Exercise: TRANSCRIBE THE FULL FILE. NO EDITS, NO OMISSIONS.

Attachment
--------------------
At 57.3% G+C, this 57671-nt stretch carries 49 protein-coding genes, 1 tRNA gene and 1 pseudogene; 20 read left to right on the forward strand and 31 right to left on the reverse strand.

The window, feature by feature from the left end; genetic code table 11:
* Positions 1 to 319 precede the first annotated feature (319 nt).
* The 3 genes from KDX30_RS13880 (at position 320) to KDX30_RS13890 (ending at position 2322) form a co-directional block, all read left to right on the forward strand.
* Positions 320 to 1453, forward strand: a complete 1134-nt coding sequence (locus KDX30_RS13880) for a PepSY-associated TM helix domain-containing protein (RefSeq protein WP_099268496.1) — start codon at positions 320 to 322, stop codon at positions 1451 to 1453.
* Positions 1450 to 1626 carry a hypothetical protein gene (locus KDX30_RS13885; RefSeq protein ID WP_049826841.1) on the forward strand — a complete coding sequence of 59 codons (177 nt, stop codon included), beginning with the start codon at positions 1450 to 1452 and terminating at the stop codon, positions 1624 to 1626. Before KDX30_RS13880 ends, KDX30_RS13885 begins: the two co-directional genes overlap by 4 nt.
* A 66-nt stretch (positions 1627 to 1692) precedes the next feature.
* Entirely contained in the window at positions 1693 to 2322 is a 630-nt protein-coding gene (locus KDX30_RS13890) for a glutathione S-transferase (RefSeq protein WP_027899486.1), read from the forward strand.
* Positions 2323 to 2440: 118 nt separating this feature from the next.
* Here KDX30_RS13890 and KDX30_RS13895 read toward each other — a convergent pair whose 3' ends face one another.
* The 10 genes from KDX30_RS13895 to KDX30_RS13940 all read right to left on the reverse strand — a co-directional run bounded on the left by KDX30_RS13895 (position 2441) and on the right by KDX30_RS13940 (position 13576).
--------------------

At 57.3% G+C, this 57671-nt stretch carries 49 protein-coding genes, 1 tRNA gene and 1 pseudogene; 20 read left to right on the forward strand and 31 right to left on the reverse strand.

The window, feature by feature from the left end; genetic code table 11:
* Positions 1 to 319 precede the first annotated feature (319 nt).
* The 3 genes from KDX30_RS13880 (at position 320) to KDX30_RS13890 (ending at position 2322) form a co-directional block, all read left to right on the forward strand.
* Positions 320 to 1453, forward strand: a complete 1134-nt coding sequence (locus KDX30_RS13880) for a PepSY-associated TM helix domain-containing protein (RefSeq protein WP_099268496.1) — start codon at positions 320 to 322, stop codon at positions 1451 to 1453.
* Positions 1450 to 1626 carry a hypothetical protein gene (locus KDX30_RS13885; RefSeq protein ID WP_049826841.1) on the forward strand — a complete coding sequence of 59 codons (177 nt, stop codon included), beginning with the start codon at positions 1450 to 1452 and terminating at the stop codon, positions 1624 to 1626. Before KDX30_RS13880 ends, KDX30_RS13885 begins: the two co-directional genes overlap by 4 nt.
* A 66-nt stretch (positions 1627 to 1692) precedes the next feature.
* Entirely contained in the window at positions 1693 to 2322 is a 630-nt protein-coding gene (locus KDX30_RS13890) for a glutathione S-transferase (RefSeq protein WP_027899486.1), read from the forward strand.
* Positions 2323 to 2440: 118 nt separating this feature from the next.
* Here KDX30_RS13890 and KDX30_RS13895 read toward each other — a convergent pair whose 3' ends face one another.
* The 10 genes from KDX30_RS13895 to KDX30_RS13940 all read right to left on the reverse strand — a co-directional run bounded on the left by KDX30_RS13895 (position 2441) and on the right by KDX30_RS13940 (position 13576).